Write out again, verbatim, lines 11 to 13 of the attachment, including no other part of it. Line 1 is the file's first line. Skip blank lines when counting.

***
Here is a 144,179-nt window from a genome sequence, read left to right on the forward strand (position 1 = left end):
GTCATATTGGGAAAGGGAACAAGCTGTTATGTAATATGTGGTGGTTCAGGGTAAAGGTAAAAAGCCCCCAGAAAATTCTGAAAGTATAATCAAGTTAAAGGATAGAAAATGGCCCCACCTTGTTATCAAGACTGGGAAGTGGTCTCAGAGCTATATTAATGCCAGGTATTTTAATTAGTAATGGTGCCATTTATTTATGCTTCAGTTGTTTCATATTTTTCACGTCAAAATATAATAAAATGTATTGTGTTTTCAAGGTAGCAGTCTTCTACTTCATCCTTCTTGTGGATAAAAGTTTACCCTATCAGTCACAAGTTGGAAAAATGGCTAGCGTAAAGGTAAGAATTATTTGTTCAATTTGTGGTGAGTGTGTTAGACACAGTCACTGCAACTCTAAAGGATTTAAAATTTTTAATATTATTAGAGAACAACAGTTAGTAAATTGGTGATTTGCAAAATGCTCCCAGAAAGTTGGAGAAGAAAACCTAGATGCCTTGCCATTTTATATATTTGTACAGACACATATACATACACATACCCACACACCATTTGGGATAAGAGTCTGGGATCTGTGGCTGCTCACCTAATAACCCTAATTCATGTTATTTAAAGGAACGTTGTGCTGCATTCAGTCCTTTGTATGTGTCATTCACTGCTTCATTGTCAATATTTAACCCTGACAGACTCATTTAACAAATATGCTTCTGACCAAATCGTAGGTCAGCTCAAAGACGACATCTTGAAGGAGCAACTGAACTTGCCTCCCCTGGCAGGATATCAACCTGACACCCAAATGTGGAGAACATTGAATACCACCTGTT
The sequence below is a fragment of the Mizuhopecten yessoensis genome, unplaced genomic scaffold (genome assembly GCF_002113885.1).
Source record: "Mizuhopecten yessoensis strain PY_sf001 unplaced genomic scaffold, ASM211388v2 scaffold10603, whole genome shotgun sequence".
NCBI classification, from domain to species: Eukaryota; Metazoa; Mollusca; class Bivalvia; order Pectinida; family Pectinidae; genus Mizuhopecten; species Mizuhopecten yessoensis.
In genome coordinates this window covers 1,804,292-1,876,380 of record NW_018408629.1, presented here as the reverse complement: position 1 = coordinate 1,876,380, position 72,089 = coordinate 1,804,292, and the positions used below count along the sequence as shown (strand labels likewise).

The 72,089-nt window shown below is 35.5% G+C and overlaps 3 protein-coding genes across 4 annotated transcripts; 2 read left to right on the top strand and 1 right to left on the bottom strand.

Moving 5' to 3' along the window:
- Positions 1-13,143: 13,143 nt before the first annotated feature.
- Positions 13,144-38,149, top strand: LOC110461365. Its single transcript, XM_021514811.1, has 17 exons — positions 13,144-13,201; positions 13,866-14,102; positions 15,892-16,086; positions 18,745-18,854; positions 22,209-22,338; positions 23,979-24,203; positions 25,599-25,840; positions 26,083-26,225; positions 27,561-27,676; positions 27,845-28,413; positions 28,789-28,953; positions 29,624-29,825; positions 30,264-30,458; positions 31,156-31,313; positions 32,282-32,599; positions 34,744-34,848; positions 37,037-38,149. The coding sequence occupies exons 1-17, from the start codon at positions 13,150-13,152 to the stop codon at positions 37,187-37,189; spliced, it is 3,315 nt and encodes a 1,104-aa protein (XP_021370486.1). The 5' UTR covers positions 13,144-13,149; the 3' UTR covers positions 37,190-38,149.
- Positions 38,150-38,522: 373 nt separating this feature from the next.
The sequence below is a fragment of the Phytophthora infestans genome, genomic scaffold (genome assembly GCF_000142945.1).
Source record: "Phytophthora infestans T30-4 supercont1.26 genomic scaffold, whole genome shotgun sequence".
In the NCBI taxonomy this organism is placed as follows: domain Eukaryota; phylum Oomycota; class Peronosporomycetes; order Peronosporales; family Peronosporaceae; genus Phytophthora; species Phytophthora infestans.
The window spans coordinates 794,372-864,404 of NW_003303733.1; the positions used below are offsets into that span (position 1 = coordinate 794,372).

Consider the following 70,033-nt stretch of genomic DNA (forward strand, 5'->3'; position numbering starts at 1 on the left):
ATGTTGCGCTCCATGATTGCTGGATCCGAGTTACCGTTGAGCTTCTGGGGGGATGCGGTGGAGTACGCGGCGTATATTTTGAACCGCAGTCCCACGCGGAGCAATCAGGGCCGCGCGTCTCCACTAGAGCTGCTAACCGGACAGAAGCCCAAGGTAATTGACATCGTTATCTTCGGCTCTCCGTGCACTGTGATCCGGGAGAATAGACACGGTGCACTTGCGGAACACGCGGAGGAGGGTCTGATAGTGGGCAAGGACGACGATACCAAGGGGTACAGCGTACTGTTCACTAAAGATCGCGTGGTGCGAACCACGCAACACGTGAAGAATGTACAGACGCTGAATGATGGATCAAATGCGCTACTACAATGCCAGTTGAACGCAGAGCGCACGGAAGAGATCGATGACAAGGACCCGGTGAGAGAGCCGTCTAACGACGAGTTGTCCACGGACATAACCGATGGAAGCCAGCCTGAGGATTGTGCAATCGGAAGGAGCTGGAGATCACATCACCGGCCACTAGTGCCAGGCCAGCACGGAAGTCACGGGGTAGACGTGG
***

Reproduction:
- Positions 38,150-38,522: 373 nt separating this feature from the next.
The sequence below is a fragment of the Phytophthora infestans genome, genomic scaffold (genome assembly GCF_000142945.1).
Source record: "Phytophthora infestans T30-4 supercont1.26 genomic scaffold, whole genome shotgun sequence".